25 October 2014

Things heard, a beat, a collage, etc.

I always wondered about the lowercase "o" in the Museum of Modern Art's abbreviation "MoMA" – whenever I would see this, I would think to myself, 'Why are only three of the letters capitalized?—Why not simply drop the "o" altogether?' But now I realize that the "o" MUST be kept in the acronym, in order to distinguish the Museum from its archrival: Mixed Martial Arts.


Who requested an uglypic? Here's a 2-piece collage: I taped one magazine clipping atop another clipping. There are rips in the paper. No thought or effort was expended on this process whatsoever.

Things I heard

Underneath the present section of this blog post, I will give a minor thought about a movie that I recently watched. The thought is not worth reading—I'm not saying this to be modest or self-deprecative; I really mean it (that's why I'm positioning the present section first and leaving the bad part to fend for itself in the netherworld below)—but I couldn't bear to consign it to the waste bin, so now we all have to ignore it here online.

What I really want to relay are the two interesting things that I heard while listening to the movie's commentary track, which, by the way, was spoken by the noted film historian Sir Christopher Frayling:

Heard thing #1:

Clint Eastwood derived his breathy delivery (which is associated with his tough-guy characters) from Marilyn Monroe.

Heard thing #2:

The abovementioned film scholar Frayling attributed the following quotation to the writer Mark Twain: "In America, you're famous for your latest work; in Europe you're famous for your greatest work."

A beat!

Before moving on to the movie note, here is a tune to play when you drive in your jet: Furniture Beat 000028. (I made it myself.)


I fell so deeply in love with Sergio Lenoe's film ONCE UPON A TIME IN THE WEST that I quickly requested copies of his other titles. The one that I watched yesterday was FOR A FEW DOLLARS MORE. It's the movie that he made right after A FISTFUL OF DOLLARS (which I watched earlier and loved as well). Here are a couple of thoughts that I had after finishing that film:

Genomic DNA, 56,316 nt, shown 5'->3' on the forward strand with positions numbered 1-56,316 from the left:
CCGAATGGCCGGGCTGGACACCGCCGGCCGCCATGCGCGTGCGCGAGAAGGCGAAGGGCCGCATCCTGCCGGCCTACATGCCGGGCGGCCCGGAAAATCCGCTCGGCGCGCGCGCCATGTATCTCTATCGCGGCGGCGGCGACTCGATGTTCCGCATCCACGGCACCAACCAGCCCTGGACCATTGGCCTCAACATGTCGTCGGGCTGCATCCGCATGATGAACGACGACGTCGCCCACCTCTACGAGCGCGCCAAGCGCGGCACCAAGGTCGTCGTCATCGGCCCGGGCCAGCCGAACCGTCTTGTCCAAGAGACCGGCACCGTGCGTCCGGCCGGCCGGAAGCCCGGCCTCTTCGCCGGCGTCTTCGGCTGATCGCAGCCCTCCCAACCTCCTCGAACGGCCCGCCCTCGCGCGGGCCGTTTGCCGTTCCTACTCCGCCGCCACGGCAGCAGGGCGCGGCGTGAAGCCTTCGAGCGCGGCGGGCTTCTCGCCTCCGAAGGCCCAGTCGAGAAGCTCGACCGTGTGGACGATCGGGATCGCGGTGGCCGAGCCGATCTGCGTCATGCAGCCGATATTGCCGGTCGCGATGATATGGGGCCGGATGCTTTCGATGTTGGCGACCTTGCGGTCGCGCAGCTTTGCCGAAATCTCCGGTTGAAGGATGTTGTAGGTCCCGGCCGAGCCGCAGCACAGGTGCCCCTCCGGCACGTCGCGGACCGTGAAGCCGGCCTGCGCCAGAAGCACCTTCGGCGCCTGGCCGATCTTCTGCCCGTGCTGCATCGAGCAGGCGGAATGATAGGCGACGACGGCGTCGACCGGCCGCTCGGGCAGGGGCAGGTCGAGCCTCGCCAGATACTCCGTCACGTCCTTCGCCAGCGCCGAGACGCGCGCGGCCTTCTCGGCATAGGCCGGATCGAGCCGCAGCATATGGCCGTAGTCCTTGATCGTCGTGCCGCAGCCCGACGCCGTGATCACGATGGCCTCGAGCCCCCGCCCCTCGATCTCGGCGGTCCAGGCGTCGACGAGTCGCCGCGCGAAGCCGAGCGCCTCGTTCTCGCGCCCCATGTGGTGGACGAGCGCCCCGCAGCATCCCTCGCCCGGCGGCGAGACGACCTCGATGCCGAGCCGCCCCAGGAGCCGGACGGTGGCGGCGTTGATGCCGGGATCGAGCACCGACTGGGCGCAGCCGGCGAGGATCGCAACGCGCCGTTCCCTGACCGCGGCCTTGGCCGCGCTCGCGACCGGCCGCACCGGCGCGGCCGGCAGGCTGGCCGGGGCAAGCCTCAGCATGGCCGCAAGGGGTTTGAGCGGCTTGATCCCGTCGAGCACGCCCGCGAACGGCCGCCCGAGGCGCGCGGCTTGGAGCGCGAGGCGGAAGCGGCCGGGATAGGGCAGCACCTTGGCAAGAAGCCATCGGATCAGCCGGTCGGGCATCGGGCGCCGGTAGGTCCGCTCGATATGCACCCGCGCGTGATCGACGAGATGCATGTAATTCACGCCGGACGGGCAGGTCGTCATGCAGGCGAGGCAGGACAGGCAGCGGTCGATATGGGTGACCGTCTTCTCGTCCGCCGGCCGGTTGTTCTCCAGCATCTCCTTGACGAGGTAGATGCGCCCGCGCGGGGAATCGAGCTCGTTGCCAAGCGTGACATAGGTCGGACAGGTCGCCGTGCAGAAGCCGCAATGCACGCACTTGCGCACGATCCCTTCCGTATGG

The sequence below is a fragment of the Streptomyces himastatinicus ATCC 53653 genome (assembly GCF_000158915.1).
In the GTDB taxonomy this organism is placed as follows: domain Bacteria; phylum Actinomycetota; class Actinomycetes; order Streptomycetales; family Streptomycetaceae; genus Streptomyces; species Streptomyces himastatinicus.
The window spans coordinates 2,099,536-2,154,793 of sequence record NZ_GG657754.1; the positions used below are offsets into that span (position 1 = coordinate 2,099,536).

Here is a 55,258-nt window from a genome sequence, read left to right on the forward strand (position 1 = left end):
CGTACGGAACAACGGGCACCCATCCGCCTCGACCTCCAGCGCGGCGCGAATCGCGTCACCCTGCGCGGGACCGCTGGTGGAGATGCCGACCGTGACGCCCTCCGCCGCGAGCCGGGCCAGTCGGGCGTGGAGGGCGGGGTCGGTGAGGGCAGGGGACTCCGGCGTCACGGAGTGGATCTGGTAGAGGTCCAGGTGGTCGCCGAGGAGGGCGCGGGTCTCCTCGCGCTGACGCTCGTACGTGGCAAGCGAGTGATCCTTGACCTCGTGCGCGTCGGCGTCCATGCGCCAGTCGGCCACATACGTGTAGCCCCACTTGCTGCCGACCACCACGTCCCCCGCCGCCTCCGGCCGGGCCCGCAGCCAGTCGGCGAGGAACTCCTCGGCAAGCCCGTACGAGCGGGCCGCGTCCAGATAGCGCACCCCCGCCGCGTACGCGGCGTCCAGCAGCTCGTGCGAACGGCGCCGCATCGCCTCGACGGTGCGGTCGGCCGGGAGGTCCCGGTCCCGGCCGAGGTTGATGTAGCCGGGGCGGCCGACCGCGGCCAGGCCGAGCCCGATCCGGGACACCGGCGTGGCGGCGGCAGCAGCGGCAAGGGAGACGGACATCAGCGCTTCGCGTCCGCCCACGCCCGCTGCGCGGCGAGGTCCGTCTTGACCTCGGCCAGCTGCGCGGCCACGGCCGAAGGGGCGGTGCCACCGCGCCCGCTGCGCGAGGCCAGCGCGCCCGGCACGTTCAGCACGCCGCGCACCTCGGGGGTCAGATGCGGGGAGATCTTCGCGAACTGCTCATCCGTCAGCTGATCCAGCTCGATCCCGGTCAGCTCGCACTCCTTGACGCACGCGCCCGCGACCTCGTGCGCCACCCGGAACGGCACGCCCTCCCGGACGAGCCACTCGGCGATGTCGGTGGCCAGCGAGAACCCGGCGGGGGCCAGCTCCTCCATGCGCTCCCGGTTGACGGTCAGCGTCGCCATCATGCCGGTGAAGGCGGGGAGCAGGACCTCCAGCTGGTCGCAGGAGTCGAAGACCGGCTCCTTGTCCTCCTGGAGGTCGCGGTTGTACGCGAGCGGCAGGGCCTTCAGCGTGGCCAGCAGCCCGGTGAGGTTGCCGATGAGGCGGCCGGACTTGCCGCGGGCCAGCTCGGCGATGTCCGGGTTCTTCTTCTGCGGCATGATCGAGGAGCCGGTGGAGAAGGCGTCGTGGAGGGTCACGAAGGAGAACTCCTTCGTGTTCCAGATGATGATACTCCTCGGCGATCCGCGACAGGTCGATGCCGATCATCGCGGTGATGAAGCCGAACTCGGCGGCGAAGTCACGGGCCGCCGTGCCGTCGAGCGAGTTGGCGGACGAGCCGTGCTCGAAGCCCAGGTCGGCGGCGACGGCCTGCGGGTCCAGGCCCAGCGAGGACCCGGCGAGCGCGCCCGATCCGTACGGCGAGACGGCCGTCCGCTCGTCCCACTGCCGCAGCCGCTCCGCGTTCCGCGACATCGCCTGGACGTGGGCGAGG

The director Leone chose Lee Van Cleef to play one of the two main characters, alongside Clint Eastwood. The film historian Sir Christopher Frayling, who provided a commentary track on the disc that I watched (and whom I found brilliant and helpful), explains that, prior to FOR A FEW DOLLARS MORE, Van Cleef usually just played the "second villain from the left, who dies early on in the film". Frayling notes that Leone took a chance on Van Cleef, because he loved his face and the way that he carried himself. Leone didn't bother, before filming, to find out if Van Cleef could handle such a large role (the parts that Van Cleef was accustomed to playing gave him either very little or nothing to say); but Van Cleef ended up working marvelously.

The funny thing that I myself noted, when I heard this detail about Van Cleef usually playing the "second villain from the left, who dies early on in the film," is that Klaus Kinski plays precisely that "second villain" role in this Leone picture; yet, roughly six years later, Werner Herzog would cast Kinski as the lead in one of his own masterpieces (note the plural: 'masterpieces' – I'm unabashedly biased in favor of Herzog) titled AGUIRRE, THE WRATH OF GOD; and his performance demonstrates as much genius as I've ever seen in a film actor.

I'll end this with two screen shots; the first shows Kinski in Herzog's film, and the second shows Eastwood & Van Cleef in Leone's.


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